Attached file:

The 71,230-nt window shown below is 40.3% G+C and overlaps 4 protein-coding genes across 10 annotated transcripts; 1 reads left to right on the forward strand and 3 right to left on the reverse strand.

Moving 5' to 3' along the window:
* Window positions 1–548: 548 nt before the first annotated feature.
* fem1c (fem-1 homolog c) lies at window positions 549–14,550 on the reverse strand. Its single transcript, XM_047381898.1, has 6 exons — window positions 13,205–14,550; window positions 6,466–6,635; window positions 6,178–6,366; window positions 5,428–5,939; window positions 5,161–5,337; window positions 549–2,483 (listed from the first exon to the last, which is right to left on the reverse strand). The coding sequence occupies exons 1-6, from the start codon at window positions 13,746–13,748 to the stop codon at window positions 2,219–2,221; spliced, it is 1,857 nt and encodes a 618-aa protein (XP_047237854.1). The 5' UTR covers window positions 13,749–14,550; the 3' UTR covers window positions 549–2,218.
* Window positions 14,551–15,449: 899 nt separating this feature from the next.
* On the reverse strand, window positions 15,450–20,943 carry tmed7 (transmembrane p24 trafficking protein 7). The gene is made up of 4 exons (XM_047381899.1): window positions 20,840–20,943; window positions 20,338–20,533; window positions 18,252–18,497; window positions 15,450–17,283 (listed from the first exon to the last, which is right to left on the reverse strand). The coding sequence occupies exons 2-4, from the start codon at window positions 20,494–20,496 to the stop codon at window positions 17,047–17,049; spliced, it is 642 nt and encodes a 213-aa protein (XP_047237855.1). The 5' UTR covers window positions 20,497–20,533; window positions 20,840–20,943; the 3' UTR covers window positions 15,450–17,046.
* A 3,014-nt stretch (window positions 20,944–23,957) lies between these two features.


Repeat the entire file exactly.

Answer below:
The 71,230-nt window shown below is 40.3% G+C and overlaps 4 protein-coding genes across 10 annotated transcripts; 1 reads left to right on the forward strand and 3 right to left on the reverse strand.

Moving 5' to 3' along the window:
* Window positions 1–548: 548 nt before the first annotated feature.
* fem1c (fem-1 homolog c) lies at window positions 549–14,550 on the reverse strand. Its single transcript, XM_047381898.1, has 6 exons — window positions 13,205–14,550; window positions 6,466–6,635; window positions 6,178–6,366; window positions 5,428–5,939; window positions 5,161–5,337; window positions 549–2,483 (listed from the first exon to the last, which is right to left on the reverse strand). The coding sequence occupies exons 1-6, from the start codon at window positions 13,746–13,748 to the stop codon at window positions 2,219–2,221; spliced, it is 1,857 nt and encodes a 618-aa protein (XP_047237854.1). The 5' UTR covers window positions 13,749–14,550; the 3' UTR covers window positions 549–2,218.
* Window positions 14,551–15,449: 899 nt separating this feature from the next.
* On the reverse strand, window positions 15,450–20,943 carry tmed7 (transmembrane p24 trafficking protein 7). The gene is made up of 4 exons (XM_047381899.1): window positions 20,840–20,943; window positions 20,338–20,533; window positions 18,252–18,497; window positions 15,450–17,283 (listed from the first exon to the last, which is right to left on the reverse strand). The coding sequence occupies exons 2-4, from the start codon at window positions 20,494–20,496 to the stop codon at window positions 17,047–17,049; spliced, it is 642 nt and encodes a 213-aa protein (XP_047237855.1). The 5' UTR covers window positions 20,497–20,533; window positions 20,840–20,943; the 3' UTR covers window positions 15,450–17,046.
* A 3,014-nt stretch (window positions 20,944–23,957) lies between these two features.